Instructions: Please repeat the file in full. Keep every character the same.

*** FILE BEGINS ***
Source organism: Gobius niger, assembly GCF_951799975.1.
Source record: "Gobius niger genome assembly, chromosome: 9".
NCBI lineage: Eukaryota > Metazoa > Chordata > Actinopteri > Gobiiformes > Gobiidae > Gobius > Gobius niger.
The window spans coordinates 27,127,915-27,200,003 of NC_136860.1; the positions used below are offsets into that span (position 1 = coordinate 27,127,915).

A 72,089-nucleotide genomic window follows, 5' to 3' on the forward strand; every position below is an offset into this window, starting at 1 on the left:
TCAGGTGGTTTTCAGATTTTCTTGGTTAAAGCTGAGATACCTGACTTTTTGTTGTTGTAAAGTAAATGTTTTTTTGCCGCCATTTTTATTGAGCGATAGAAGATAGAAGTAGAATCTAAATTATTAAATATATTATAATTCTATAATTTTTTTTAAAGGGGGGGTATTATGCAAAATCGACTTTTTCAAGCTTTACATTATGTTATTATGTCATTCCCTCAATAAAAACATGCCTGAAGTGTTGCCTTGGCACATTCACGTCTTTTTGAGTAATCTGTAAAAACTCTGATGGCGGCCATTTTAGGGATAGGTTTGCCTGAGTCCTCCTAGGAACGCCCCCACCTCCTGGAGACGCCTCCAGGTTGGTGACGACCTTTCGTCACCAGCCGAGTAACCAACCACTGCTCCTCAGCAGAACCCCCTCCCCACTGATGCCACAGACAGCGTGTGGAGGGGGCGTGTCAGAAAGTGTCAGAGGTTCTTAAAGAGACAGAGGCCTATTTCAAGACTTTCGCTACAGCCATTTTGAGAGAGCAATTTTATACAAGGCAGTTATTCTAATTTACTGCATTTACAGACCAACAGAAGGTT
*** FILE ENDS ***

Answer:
Source organism: Gobius niger, assembly GCF_951799975.1.
Source record: "Gobius niger genome assembly, chromosome: 9".
NCBI lineage: Eukaryota > Metazoa > Chordata > Actinopteri > Gobiiformes > Gobiidae > Gobius > Gobius niger.
The window spans coordinates 27,127,915-27,200,003 of NC_136860.1; the positions used below are offsets into that span (position 1 = coordinate 27,127,915).

A 72,089-nucleotide genomic window follows, 5' to 3' on the forward strand; every position below is an offset into this window, starting at 1 on the left:
TCAGGTGGTTTTCAGATTTTCTTGGTTAAAGCTGAGATACCTGACTTTTTGTTGTTGTAAAGTAAATGTTTTTTTGCCGCCATTTTTATTGAGCGATAGAAGATAGAAGTAGAATCTAAATTATTAAATATATTATAATTCTATAATTTTTTTTAAAGGGGGGGTATTATGCAAAATCGACTTTTTCAAGCTTTACATTATGTTATTATGTCATTCCCTCAATAAAAACATGCCTGAAGTGTTGCCTTGGCACATTCACGTCTTTTTGAGTAATCTGTAAAAACTCTGATGGCGGCCATTTTAGGGATAGGTTTGCCTGAGTCCTCCTAGGAACGCCCCCACCTCCTGGAGACGCCTCCAGGTTGGTGACGACCTTTCGTCACCAGCCGAGTAACCAACCACTGCTCCTCAGCAGAACCCCCTCCCCACTGATGCCACAGACAGCGTGTGGAGGGGGCGTGTCAGAAAGTGTCAGAGGTTCTTAAAGAGACAGAGGCCTATTTCAAGACTTTCGCTACAGCCATTTTGAGAGAGCAATTTTATACAAGGCAGTTATTCTAATTTACTGCATTTACAGACCAACAGAAGGTT